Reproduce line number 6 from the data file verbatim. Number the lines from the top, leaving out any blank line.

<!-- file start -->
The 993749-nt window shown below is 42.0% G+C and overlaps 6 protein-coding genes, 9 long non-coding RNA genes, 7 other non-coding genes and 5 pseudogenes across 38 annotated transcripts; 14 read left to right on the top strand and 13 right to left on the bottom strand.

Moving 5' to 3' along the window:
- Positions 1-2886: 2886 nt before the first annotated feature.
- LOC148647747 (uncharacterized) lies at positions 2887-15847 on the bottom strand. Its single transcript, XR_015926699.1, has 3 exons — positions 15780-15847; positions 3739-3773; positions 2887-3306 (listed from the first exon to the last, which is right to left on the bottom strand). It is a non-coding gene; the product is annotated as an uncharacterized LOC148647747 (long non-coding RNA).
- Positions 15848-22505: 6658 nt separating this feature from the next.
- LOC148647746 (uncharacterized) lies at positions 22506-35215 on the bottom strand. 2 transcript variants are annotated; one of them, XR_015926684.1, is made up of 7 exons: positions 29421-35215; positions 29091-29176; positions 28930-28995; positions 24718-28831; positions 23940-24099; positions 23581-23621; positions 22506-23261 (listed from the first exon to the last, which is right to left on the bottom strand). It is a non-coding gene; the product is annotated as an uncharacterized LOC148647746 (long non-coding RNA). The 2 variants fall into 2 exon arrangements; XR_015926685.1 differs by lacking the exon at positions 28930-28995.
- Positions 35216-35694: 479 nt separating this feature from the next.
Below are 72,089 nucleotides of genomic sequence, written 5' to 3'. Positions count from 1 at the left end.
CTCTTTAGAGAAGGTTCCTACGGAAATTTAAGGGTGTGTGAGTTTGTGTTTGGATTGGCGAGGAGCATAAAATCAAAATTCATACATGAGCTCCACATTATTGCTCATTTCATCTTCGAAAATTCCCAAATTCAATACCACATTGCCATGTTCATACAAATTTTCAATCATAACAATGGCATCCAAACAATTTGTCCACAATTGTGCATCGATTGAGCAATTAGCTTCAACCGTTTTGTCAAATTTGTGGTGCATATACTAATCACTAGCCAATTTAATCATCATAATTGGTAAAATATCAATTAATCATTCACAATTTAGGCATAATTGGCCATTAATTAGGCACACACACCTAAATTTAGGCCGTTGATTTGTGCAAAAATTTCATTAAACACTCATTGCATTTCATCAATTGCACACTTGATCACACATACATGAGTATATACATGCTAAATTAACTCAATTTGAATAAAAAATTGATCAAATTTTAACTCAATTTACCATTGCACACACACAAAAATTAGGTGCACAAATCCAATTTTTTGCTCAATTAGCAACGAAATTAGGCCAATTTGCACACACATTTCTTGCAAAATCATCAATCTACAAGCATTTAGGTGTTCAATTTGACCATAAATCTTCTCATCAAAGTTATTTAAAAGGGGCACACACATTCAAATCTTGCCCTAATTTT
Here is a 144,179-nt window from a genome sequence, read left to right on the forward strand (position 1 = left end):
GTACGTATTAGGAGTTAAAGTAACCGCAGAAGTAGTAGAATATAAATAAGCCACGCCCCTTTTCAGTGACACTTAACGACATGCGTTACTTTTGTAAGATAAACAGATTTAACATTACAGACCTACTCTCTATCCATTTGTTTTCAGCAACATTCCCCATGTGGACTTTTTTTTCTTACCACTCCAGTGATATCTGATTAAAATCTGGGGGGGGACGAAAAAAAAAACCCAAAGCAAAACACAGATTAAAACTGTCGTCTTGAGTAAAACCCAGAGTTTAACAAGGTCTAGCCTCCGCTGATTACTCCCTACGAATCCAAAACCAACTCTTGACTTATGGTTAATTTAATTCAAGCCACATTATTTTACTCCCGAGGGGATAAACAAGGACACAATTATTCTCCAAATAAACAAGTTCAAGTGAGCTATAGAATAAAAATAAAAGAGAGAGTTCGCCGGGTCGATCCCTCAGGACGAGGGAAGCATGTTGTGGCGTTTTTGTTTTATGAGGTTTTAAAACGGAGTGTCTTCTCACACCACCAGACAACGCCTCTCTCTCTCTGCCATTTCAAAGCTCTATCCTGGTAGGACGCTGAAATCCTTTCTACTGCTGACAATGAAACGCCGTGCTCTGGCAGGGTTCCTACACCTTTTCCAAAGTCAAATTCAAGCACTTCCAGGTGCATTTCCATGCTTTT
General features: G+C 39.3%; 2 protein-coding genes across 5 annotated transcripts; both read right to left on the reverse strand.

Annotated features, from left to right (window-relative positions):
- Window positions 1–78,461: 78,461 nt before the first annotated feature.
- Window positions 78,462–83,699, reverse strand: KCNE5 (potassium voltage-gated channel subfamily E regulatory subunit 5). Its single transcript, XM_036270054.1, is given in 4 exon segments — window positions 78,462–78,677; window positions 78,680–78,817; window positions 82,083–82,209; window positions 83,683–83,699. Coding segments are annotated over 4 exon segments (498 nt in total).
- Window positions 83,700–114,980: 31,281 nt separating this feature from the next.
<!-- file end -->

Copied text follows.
- LOC148647746 (uncharacterized) lies at positions 22506-35215 on the bottom strand. 2 transcript variants are annotated; one of them, XR_015926684.1, is made up of 7 exons: positions 29421-35215; positions 29091-29176; positions 28930-28995; positions 24718-28831; positions 23940-24099; positions 23581-23621; positions 22506-23261 (listed from the first exon to the last, which is right to left on the bottom strand). It is a non-coding gene; the product is annotated as an uncharacterized LOC148647746 (long non-coding RNA). The 2 variants fall into 2 exon arrangements; XR_015926685.1 differs by lacking the exon at positions 28930-28995.